Emma Fulu’s friends have always had a nickname for her: Superwoman. At 35 years old, she was living up to every ounce of it, with her PhD in Gender Studies, a published book, and a decade of experience implementing programs for the prevention of violence against women and girls at institutions like the United Nations. (You may have heard of it.) In 2014, she was living in South Africa where she’d moved to lead one of the largest global programs to prevent violence against women and girls in low- and middle-income countries. In tow, she had her four-month-old twins, who she was still breastfeeding, her two-and-a-half-year-old toddler and her husband who, at this time, had taken on the role of primary carer.
She had the career. She had the family. All in a swift 3.5 decades. She seemingly had it all.
“But I was not superwoman,” says Fulu. “Far from it. I was broken. I broke down.” The travel, the intensity of the job, spreading herself so thin had taken its toll. “I’d segregated myself. There was me the professional woman, me the mother, me the wife and they all felt like they were different people. And being different people was tearing me apart,” she says. “Quitting my job felt like I was giving up my whole career but at the time I didn’t know what else to do.”
Fulu resigned, without a contingency plan, and the family moved to Melbourne to live with her mother. Over the next few months she began a process of working out what had gone wrong. How had she become so fraught and how would she heal herself? She tried everything and anything to help her rediscover her sense of self and purpose. Meditation, therapy, crying, venting to friends, journalling. You name it, she tried it. And through the cloudiness – whether she realised it at the time or not – came some clarity. Whatever came next for Fulu would have to include the type of work environment that supported and encouraged working mothers and nurtured all women. A working environment that might have helped prevent her breakdown in South Africa. “I learned that we have a deep inner wisdom within ourselves, but we can drown that out with lots of external noise,” says Fulu, of that uncertain time. “If you can sit still long enough to listen to your deepest desires, so to speak, something can emerge.”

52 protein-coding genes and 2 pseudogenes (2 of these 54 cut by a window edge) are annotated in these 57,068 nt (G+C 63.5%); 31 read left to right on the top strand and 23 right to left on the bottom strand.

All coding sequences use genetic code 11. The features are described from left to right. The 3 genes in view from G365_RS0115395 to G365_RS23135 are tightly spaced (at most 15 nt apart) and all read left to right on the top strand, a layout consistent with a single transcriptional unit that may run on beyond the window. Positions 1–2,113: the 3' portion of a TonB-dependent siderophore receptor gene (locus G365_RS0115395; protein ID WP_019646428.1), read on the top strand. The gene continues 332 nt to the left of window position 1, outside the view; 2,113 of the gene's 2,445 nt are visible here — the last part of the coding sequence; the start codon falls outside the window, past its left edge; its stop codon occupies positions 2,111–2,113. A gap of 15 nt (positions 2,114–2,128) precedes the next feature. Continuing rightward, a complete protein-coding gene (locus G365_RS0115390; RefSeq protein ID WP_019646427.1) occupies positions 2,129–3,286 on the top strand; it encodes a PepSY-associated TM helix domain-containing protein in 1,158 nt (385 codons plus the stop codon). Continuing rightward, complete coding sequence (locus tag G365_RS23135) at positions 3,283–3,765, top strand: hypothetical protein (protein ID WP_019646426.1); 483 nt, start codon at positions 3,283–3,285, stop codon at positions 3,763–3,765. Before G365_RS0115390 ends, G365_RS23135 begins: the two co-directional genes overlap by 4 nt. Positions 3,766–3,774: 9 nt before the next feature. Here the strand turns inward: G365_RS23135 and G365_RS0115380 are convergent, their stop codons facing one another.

“There was me the professional woman, me the mother, me the wife and they all felt like they were different people. And being different people was tearing me apart.”
What emerged for Fulu was the idea of merging international research and creative agency solutions to issues of gender equality and preventing violence against women. And so, the The Equality Institute (EQI) was born, based in Melbourne and now with an office in New York. Fulu and her team develop research, guide policies and programmes, and design creative campaigns to incite social change across the world. “I didn’t intend to create a global organization. It was just me, in my bedroom, thinking about what I could do to help women and girls who are marginalized and who have been discriminated against in this country and elsewhere.”
Three years later the Equality Institute has worked across 13 countries, with the governments of Australia, Cambodia, Papua New Guinea, Georgia, Khazakhstan and more, to understand and improve the systems that serve women. They’ve worked with Oxfam, the Bill and Melinda Gates Foundation and Amnesty International, conducting a total of 50 studies around the world. In doing so, they have trained hundreds of researchers, practitioners and policymakers to better understand what causes violence against women.
Fulu identifies as an Australian-Maldivian. As a woman of colour she draws upon her intersectional feminist lens. She didn’t always feel accepted growing up in Australia and her awareness of the politics of race, gender and diversity grew out of her lived experience. “I don’t remember a time when I didn’t feel a strong urge to do something meaningful for humanity,” laughed Fulu. “My parents said I used to walk down the street and collect coins for charity. Then as I got older, the urge only grew. It solidified as I became a woman and I experienced all you do as a woman.”
Eradicating Violence Against Women And Toxic Masculinity